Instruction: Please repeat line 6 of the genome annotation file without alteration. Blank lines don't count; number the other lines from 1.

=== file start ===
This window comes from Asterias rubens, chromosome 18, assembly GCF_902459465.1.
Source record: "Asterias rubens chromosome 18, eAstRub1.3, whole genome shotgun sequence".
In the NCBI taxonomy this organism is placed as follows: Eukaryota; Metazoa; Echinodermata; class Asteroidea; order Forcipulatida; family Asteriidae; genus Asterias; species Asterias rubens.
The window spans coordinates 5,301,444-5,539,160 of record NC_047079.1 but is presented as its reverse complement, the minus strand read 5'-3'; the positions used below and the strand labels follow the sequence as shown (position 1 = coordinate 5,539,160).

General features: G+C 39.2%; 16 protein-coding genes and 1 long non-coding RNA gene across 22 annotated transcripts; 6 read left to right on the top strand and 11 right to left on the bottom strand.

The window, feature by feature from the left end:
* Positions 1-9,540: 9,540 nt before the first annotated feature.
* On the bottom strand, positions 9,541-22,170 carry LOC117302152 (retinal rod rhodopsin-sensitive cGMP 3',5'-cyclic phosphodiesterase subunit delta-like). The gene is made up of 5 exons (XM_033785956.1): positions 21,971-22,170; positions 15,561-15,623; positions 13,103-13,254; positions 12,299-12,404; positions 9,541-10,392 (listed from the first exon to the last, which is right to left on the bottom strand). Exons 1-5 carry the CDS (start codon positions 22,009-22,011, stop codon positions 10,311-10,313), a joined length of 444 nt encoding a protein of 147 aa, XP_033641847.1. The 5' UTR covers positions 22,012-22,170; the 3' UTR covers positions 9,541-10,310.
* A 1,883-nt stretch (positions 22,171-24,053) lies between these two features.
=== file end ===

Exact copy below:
The window, feature by feature from the left end: